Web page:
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The natural, plastic-free deodorant bars that support mental health
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Published: 24 July 2020
This Article was Written by: Katie Hill - My Green Pod
Main image credit: Gaby Sweet Photography
This article first appeared in our Health Revolution issue of My GreenPod Magazine, distributed with The Guardian on 24 July 2020. Click here to subscribe to our digital edition and get each issue delivered straight to your inbox
Over the last hundred years, humans have been duped into thinking that sweating is bad news.
Thankfully, science has demonstrated that sweating is a crucial process that rids our bodies of toxins, and that any resulting odours can be combated with natural fragrances. But today’s big con is that deodorants require mountains of unnecessary plastic packaging.
It frustrates me that people use deodorants that have not just one but usually two types of plastic within the tube’, says Alice Bardwell, founder of Pit-Tastic! deodorant bars. ‘That plastic takes 450 years to biodegrade.’
Alice points to the mainstream deodorant spray – 600 million of which are sold in the UK each year. ‘Aerosol cans are difficult to recycle as they have to be empty and clean – not an easy task’, she says. ‘A recent study also showed that if one million people switched their aerosol, 696 tonnes of CO2 would be saved. To me this is a no-brainer. Zero packaging that is 100% biodegradable. Done.’
Less is more
Alice was helping people to go plastic free a long time before she founded Pit-Tastic!; she launched Fillfull – one of the UK’s first plastic-free shops – which uniquely sold completely dairy- and gluten-free products and cosmetics.
After seeing the huge shampoo bar trend, Alice ‘tinkered’ with various pastes and powders and ‘sniffed a lot of armpits’. In April 2019, she perfected the formulation for an effective, natural and plastic-free solid deodorant bar based on the philosophy that ‘less is more’.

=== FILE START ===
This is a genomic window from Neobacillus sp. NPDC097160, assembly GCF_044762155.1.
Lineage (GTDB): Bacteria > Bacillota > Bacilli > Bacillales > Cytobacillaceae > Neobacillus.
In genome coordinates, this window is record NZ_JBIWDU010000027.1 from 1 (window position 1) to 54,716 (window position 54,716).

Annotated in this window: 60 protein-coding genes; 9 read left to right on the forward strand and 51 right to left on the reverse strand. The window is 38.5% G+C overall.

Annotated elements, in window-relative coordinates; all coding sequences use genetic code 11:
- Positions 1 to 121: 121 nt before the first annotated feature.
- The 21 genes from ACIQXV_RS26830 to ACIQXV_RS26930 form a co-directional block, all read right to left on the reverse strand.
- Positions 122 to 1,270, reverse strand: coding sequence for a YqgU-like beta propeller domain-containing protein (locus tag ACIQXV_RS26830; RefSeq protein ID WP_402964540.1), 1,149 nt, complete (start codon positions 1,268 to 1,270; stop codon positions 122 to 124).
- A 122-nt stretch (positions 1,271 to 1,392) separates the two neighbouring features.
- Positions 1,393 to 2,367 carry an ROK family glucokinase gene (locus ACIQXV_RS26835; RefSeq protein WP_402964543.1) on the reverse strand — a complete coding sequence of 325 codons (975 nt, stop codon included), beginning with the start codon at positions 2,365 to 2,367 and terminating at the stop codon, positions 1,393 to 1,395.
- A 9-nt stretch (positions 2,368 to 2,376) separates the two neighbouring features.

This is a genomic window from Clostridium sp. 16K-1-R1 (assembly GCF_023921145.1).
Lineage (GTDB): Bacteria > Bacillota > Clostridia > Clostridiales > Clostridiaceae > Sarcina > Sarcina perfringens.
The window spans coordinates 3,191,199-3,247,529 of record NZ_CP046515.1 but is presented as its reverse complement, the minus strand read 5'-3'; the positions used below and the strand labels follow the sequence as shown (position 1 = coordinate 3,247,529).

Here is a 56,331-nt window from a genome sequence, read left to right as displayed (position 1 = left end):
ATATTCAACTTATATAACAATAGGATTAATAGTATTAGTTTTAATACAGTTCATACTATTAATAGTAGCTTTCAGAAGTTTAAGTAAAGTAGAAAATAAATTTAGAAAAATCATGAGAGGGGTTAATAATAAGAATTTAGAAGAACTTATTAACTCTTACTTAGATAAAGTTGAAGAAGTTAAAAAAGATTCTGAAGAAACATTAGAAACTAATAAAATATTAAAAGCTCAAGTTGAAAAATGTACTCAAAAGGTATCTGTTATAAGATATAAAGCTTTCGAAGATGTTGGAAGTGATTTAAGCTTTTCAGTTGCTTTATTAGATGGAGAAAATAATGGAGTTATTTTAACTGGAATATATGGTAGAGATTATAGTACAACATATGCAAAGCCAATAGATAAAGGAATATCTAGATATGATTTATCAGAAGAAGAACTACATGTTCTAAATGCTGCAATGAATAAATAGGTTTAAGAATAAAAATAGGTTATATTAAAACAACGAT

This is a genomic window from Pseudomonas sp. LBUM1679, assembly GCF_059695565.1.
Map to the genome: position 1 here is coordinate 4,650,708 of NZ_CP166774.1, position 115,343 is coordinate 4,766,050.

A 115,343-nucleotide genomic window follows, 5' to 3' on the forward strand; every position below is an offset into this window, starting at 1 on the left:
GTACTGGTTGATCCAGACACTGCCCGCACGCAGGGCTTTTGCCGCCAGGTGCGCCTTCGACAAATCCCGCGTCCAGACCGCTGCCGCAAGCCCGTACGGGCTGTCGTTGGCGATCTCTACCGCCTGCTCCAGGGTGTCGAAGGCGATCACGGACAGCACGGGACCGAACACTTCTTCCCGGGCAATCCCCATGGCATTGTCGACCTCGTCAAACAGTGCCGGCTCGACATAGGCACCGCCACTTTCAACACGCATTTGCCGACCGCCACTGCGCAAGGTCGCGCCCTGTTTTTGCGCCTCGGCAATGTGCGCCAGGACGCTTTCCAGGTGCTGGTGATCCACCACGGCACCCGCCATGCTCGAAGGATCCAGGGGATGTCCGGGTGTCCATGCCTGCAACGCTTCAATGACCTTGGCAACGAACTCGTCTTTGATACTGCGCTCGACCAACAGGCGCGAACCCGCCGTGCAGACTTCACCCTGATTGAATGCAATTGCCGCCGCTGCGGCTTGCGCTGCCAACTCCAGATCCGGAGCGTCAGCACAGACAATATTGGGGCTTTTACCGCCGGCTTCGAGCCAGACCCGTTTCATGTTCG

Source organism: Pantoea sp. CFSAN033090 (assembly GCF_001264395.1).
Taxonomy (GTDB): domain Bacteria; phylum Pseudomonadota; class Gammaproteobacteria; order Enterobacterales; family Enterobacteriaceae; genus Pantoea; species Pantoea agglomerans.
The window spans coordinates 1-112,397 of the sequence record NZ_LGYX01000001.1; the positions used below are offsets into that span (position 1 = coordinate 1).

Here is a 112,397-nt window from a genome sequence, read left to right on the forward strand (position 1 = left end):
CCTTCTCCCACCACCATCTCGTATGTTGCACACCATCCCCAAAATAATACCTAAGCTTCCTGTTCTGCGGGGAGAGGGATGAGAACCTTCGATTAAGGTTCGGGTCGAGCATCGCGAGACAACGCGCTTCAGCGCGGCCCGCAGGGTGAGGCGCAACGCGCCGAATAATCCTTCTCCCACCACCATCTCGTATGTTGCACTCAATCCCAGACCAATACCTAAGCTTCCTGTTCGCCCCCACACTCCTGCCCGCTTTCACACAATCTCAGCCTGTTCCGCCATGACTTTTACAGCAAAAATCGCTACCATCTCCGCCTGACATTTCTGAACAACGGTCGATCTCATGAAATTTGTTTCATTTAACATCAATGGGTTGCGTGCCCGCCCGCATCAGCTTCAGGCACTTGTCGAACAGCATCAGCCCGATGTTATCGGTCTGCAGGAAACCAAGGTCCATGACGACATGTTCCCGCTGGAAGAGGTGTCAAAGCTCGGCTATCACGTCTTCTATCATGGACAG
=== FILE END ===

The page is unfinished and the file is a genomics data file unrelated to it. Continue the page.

Pit-Tastic! bars have a very short list of ingredients; the Standard bars contain coconut oil, shea butter, beeswax, bicarbonate of soda and distilled natural essential oils for fragrance. The Sensitive bars replace bicarbonate of soda with arrowroot and the Vegan bars use sunflower wax instead of beeswax.
The four different fragrance options – Orange and Grapefruit, Rose and Ylang Ylang, Lemon and Lime and Lime and Tee Tree – contain essential oils that have been carefully selected for their natural healing powers; rose alone has over 100 presumed health benefits.
The health-boosting formulations are a far cry from mainstream deodorants, most of which use aluminium salts to block underarm pores. This hampers the body’s natural detoxification process. ‘In my previous experience, antiperspirants that contain aluminium salts don’t keep underarms fresh unless you pile more on over the day’, Alice tells us.
Instead, Pit-Tastic! bars balance the pH of the underarm, and neutralise odours by reducing bacteria.
‘The reason it took me so long to formulate the Pit-Tastic! range was because I wanted to create a natural deodorant that was effective for odour’, Alice says, ‘so even when you’re exercising vigorously there should be no stink.’
Chemicals in deodorants
In addition to aluminium salts, other chemicals to watch out for in deodorants include triclosan, which the FDA has banned from consumer soap products in the US, and parabens, which are synthetic chemicals that have been linked to hormonal imbalance.